Bilingual food labelling
Manner of declaring
Legibility and location
Labelling information must meet applicable legibility prescribed type height requirements [208, 210, 211, SFCR; A.01.016, FDR]. The English and French information must meet minimum type height requirements but it is not required to be in equal type height. For example, the French common name could appear in 6.4 mm type height on the principal display panel while the English common name appears in 1.6 mm, regardless of whether it appears on the same principal display panel or on a separate English-only principal display panel. However for consistency in legibility and to help ensure information can be easily read, it is encouraged that information be presented in the same type height.
Bilingual information required to be on the principal display panel may be presented in one of the following ways:
- the English and French information may appear on a single principal display panel. In such cases, it is recommended that either all of the information in English appears grouped together and all of the information in French appears grouped together or, the information in English and French may alternate on the panel
- when there are one or more surfaces on the label of a food that are of at least the same size and prominence as the principal display panel, separate English and French principal display panels may be used [B.01.012(8), FDR; 207(a) and (b), SFCR]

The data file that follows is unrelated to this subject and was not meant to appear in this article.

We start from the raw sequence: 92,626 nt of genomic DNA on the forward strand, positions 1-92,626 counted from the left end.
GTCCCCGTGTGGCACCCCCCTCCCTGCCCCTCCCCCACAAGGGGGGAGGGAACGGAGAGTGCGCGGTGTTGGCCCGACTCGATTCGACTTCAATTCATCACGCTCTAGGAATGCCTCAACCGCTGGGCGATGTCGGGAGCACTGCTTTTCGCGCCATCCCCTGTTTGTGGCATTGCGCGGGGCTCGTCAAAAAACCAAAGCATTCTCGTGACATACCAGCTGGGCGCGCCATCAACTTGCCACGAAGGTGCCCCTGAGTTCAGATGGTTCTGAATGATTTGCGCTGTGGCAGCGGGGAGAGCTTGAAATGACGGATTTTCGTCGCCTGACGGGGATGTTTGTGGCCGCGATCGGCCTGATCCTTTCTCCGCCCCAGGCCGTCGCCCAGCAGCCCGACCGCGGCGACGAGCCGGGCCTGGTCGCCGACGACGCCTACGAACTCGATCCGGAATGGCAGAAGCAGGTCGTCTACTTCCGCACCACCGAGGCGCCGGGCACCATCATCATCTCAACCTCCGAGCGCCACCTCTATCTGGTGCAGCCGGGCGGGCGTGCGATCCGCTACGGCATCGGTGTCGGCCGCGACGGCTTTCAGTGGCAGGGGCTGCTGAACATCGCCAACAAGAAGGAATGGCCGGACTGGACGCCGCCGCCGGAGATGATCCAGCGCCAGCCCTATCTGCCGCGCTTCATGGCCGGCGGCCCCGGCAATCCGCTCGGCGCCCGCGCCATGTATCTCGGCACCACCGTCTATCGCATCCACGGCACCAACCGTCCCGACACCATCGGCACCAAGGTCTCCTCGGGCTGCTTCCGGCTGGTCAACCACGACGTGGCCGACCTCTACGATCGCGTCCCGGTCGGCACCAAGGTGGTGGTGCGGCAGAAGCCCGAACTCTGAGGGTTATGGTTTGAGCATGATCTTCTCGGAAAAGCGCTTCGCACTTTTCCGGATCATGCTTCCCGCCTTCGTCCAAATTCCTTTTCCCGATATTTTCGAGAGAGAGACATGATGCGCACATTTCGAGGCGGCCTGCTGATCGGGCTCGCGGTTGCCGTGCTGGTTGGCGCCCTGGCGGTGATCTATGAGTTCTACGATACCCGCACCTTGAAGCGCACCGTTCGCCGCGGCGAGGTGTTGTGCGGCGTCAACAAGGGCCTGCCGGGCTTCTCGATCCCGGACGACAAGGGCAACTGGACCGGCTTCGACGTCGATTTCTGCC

For information that may appear on parts of the label other than the principal display panel, bilingual information may be presented in several ways:
- the information in French and the information in English may appear on two separate panels
- all the information in French and all the information in English may appear grouped together on the same panel, or
- the French and English information may alternate on the same panel
When requirements specify "with no intervening material" (for example, a claim such as "Reduced in trans fatty acids" which must be accompanied by a supporting statement of the amount of energy or the nutrient per serving of stated size with no intervening material and in the same size type and prominence), information in the other language is considered intervening material.
Some provinces may have additional language requirements for products marketed within their jurisdiction. For example, the province of Quebec has additional requirements concerning the use of the French language on all products marketed in Quebec.
Sous-ministériat à la santé animale et à l'inspection des aliments
200 Chemin Sainte-Foy
Québec, Quebec G1R 4X6
Telephone: 418-380-2120 and 1-800-463-5023
Quebec French language labelling information can be found at the l'Office de la langue française - (French only).
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